Five clergy-abuse survivors, including three brothers abused by former St. Paul parish priest Curtis Wehmeyer, plan to sue the Vatican to release the names and files of all clergy who have sexually abused children.
The charges against Wehmeyer, who sexually abused the boys in his trailer parked at Church of the Blessed Sacrament, led to unprecedented criminal charges filed against the Archdiocese of St. Paul and Minneapolis for failure to protect children.
It also led to the resignation of former archbishop John Nienstedt, who was sharply criticized for failing to take disciplinary action against a priest with a history of sexual misconduct.
The brothers will speak publicly for the first time at a news conference Tuesday in the office of St. Paul attorney Jeff Anderson, who has several lawsuits pending against the Vatican. The brothers are expected to demand greater sanctions against Nienstedt, who resigned in good standing.
Anderson announced plans to file the lawsuit and the Tuesday news conference in a news release Monday.
The lawsuit, to be filed Tuesday, asks that the Vatican release the names of more than 3,000 priests who have sexually abused children, as well as evidence and documentation. It is one of several lawsuits that abuse survivors represented by Anderson have filed against the Vatican.
At the news conference, Anderson said he will provide details of the lawsuit and introduce the plaintiffs. They include the brothers, who have not yet been named, as well as Twin Cities abuse survivor Jim Keenan and survivor Manuel Vega of California.
The lawsuit comes on the heels of an announcement by Pope Francis that the Roman Catholic Church now would require that clergy report any sexual abuse to their superiors. The new rules have been criticized by victims of child sexual abuse, who say that any incidents need to be reported to law enforcement, not to church officials.
Wehmeyer plead guilty to criminal sexual misconduct in connection with the abuse of two of the boys, and is serving five years in prison.
Pledging that clerical sexual abuse should “never happen again,” Pope Francis on Thursday issued a sweeping new law aimed at holding leadership more accountable while overhauling how the Roman Catholic Church deals with accusations of abuse and coverup.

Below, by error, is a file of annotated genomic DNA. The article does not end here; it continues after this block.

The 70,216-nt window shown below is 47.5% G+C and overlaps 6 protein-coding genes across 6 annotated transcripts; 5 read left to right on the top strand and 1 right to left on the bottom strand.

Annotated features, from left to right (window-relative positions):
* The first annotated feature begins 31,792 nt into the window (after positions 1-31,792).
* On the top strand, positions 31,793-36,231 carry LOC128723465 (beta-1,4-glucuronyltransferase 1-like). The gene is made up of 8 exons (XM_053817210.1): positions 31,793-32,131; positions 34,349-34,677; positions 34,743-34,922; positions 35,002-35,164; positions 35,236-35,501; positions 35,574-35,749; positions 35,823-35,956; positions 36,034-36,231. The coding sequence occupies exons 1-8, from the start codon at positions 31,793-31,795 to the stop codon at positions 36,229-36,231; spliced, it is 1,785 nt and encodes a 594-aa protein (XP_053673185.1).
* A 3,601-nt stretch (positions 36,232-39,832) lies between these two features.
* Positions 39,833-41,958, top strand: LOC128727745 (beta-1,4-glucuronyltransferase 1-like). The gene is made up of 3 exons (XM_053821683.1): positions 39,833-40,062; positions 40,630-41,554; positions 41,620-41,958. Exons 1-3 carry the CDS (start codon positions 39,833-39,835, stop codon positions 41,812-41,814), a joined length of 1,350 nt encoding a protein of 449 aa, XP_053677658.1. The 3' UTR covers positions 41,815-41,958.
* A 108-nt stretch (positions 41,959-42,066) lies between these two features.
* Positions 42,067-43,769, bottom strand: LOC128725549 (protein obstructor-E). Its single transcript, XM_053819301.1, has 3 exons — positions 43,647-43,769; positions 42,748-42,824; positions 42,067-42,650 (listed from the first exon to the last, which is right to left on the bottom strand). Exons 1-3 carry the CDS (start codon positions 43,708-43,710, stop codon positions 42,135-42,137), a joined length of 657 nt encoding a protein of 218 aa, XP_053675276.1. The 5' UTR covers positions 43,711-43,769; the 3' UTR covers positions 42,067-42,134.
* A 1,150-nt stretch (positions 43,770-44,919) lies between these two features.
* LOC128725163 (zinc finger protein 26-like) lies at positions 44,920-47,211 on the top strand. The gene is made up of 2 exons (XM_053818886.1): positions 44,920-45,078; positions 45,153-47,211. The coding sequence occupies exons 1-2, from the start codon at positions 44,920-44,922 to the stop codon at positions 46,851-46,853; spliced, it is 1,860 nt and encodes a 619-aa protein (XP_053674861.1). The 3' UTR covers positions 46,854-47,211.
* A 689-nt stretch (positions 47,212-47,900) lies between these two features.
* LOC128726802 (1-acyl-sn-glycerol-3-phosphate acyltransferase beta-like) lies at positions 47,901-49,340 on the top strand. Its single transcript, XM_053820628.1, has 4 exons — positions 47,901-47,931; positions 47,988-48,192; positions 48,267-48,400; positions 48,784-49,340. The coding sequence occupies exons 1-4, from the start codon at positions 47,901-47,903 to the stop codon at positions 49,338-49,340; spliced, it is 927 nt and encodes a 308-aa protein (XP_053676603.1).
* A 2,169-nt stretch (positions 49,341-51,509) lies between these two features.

The rules — a mix of common-sense requirements and more technical provisions — are the church’s first major step to formalize all stages of fielding and investigating abuse claims, a process that has previously been subject to improvisation.
When the rules come into force June 1, priests and nuns will be required for the first time to report abuse accusations to church authorities. Dioceses will be given a year to set up offices or other systems for receiving abuse complaints while offering protection for victims and whistleblowers. And perhaps most significantly, a new method will be used to investigate complaints of abuse or coverup against bishops and other higher-ups — an attempt to address one of the scandal-plagued church’s long-standing trouble spots.
“We must continue to learn from the bitter lessons of the past,” Francis wrote in the introduction to the edict.
The rules are Francis’s latest attempt to contend with an abuse crisis that has eroded the reputation of the church and his papacy. The Vatican document comes nearly three months after Francis hosted a landmark clerical abuse summit in Rome and pledged concrete action to address the scourge.
“This is a very strong signal,” said Archbishop Charles Scicluna of Malta, a Vatican official who has investigated abuse cases. “Nobody in the leadership is above the law.”
But some church watchdogs said the new rules fall short, because they keep the handling of cases in-house.
Zach Hiner, executive director of the Survivors Network of Those Abused by Priests, said the church erred in thinking it could eradicate abuse by changing the rules but still relying on “the very same church structures that have been receiving and routing abuse allegations for years.”
The rules also do not address the contentious question of how to punish clerics convicted of abuse or coverup in church trials.